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Rajasthan have the Ranji title in sight

Irrespective of experience, those who thrive under the pressure win, while those who wither under it can never be champions. Amol Karhadkar writes.

india Updated: Jan 15, 2011 02:06 IST
Amol Karhadkar

Irrespective of experience, those who thrive under the pressure win, while those who wither under it can never be champions.http://www.hindustantimes.com/Images/HTEditImages/Images/15_01_11_metro_21.jpg

This was on display at the Motibaug ground here on Friday, as a rookie and a veteran turned out to be the difference between Baroda and Rajasthan. Due to their efforts, the visitors moved closer to their maiden Ranji Trophy title.

With Baroda looking good to stage a remarkable comeback, old hand Connor Williams and debutant Abhijit Karambelkar dropped regulation catches of rookie Ashok Menaria.

The left-hander, playing his sixth first-class match, made full use of those and with the seasoned Rashmi Parida, guided Rajasthan towards safety in the second innings after they had taken a 33-run lead.

Riding Menaria and Parida's unbroken 140-run partnership for the fourth wicket, Rajasthan, who were reduced to 11 for three and 61 for four, ended the day at 201 for four for an overall lead of 234 runs. With 90 overs remaining in the game, the eight-time runners-up are well placed to win the coveted trophy.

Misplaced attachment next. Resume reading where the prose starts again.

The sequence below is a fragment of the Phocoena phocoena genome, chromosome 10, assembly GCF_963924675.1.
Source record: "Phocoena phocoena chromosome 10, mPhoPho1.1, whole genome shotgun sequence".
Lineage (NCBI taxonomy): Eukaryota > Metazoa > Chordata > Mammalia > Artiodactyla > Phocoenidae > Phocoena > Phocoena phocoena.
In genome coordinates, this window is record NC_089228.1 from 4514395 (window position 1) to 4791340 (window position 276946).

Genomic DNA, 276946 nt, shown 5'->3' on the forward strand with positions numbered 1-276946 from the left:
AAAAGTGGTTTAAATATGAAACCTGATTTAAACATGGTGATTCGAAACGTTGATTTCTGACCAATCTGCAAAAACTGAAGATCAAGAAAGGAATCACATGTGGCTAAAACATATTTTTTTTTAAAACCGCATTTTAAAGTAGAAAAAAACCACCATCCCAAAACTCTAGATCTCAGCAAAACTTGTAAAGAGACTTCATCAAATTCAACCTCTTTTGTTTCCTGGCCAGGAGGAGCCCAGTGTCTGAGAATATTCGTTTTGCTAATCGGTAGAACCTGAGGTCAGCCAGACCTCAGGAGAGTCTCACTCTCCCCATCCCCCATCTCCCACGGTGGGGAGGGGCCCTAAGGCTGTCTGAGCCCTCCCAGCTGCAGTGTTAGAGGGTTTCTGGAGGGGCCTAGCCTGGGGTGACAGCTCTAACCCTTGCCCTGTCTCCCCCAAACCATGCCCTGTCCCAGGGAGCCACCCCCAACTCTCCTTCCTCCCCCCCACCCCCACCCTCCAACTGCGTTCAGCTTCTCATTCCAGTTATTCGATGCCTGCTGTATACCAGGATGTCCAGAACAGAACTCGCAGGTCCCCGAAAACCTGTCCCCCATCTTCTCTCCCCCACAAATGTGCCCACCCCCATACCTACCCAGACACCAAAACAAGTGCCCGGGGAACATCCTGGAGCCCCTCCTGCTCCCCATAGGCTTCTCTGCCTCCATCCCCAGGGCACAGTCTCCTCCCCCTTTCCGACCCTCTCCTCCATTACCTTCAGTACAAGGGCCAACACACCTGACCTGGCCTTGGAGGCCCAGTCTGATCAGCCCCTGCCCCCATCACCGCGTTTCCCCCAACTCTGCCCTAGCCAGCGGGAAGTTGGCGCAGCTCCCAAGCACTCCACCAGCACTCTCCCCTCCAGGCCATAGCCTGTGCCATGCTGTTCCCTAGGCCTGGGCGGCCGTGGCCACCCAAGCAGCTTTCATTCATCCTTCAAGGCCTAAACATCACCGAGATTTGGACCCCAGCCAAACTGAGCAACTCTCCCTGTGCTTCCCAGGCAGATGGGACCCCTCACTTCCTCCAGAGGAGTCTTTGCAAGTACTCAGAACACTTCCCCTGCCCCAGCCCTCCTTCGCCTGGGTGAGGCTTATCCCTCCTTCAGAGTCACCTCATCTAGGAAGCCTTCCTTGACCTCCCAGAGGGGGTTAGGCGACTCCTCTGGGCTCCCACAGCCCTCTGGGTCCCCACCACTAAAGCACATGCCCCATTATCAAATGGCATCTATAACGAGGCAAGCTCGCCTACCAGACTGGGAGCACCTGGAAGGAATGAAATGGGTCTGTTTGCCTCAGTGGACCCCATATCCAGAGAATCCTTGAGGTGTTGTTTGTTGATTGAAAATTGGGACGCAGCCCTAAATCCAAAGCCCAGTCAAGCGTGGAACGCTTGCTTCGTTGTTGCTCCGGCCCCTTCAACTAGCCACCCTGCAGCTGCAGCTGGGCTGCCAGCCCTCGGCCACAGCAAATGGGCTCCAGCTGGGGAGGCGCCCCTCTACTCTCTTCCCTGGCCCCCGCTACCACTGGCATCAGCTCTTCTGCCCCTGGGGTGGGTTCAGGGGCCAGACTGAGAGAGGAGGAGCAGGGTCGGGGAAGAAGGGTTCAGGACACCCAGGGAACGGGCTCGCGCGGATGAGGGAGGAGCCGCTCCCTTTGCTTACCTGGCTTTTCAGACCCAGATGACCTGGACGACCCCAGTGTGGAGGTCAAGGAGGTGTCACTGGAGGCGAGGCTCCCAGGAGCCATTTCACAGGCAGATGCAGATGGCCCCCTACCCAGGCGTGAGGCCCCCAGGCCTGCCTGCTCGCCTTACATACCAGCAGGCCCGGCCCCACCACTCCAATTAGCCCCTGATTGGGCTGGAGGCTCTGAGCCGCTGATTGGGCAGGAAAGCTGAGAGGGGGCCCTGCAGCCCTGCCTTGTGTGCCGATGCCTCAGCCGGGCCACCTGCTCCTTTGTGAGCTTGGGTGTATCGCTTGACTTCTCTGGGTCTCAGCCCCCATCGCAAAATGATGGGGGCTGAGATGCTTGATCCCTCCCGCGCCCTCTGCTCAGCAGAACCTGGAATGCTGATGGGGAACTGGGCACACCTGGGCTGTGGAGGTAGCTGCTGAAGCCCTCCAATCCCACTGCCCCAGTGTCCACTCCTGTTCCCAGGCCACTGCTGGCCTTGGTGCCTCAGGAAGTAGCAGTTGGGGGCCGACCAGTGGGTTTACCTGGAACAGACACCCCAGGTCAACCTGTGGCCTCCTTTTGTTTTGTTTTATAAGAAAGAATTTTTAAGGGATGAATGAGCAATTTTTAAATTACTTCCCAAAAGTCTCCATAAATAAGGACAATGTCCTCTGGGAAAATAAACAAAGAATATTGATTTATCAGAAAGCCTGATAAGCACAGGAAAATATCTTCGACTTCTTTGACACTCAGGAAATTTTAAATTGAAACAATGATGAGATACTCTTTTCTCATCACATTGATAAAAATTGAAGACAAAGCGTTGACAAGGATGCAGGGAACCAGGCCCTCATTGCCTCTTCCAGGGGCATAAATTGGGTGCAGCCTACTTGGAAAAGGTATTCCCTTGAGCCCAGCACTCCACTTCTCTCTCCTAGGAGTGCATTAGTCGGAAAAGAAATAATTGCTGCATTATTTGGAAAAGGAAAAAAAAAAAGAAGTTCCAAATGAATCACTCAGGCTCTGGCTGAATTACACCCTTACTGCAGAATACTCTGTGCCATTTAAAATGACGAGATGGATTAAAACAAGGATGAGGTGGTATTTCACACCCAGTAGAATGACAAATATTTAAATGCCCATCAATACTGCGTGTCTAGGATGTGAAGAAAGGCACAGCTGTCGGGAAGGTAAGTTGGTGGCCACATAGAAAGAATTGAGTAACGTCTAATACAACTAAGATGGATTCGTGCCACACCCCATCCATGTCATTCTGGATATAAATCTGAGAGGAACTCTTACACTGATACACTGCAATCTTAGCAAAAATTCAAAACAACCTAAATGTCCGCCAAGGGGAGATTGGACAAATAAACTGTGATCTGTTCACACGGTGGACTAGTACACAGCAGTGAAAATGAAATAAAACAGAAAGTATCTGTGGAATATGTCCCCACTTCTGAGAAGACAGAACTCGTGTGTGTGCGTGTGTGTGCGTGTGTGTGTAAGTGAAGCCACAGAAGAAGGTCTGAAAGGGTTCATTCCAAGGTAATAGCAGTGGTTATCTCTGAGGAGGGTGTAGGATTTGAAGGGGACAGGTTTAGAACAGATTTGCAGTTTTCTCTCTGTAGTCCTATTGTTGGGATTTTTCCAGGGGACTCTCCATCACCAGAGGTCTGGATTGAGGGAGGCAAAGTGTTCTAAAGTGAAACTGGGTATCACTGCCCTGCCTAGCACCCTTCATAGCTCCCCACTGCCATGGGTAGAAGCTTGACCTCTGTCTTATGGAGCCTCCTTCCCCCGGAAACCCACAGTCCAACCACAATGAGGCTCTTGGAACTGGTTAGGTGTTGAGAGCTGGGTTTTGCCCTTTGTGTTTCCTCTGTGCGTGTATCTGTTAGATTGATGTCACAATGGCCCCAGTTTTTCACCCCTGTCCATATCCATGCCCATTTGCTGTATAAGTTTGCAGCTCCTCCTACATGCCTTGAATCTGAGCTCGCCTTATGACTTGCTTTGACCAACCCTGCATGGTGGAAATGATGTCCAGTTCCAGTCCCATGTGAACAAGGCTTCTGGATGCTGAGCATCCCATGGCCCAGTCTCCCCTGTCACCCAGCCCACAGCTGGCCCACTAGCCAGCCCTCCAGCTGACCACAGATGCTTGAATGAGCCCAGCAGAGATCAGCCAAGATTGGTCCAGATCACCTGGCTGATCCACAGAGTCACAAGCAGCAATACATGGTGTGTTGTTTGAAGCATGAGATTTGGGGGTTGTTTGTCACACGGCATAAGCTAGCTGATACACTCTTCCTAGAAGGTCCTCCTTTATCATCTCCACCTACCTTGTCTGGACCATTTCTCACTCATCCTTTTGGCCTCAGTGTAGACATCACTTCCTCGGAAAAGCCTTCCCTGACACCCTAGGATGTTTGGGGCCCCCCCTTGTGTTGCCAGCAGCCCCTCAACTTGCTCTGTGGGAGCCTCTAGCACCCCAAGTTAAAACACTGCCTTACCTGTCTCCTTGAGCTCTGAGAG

A period of half-an-hour in the second session could well prove to be the decisive passage of the match. With the top four batsmen --- Aakash Chopra, Vineet Saxena, skipper Hrishikesh Kanitkar and Robin Bist --- back in the hut, Baroda, backed by a small but vociferous crowd, were going all out at Menaria and Parida.

Having handled the pressure of leading India at the U-19 World Cup less than a year ago, Menaria was looking as tentative as anybody else.

Eventually, Bhargav Bhatt, the season's leading wicket-taker, got the leading edge off his bat when Menaria was on five and the ball ballooned to Williams at first slip. Playing his third Ranji Trophy final, Williams grassed the dolly.

Two overs later, in a bid to break the shackles, Menaria attempted a cover drive off Aditya Waghmode, the off-spinner. But he neither succeeded in timing it well nor did he place it properly as the ball looped to Karambelkar at cover.

The all-rounder, who had already had a disastrous first-class debut, failed to latch on to a straightforward catch. At the time of the first chance, Rajasthan were 71 for four and they had added a single to the tally when Karambelkar erred.

With a circumspect Menaria at the other end, Parida decided to up the scoring rate with back-to-back boundaries in Waghmode's next over.

And in the next by Waghmode, he danced down the wicket and sent one over the fence.

Growing in confidence, Menaria then broke the shackles in style. He targetted Bhatt and hit him for three successive sixes on the off side.

Then on till stumps, Baroda looked like chasing a dream that kept getting distant.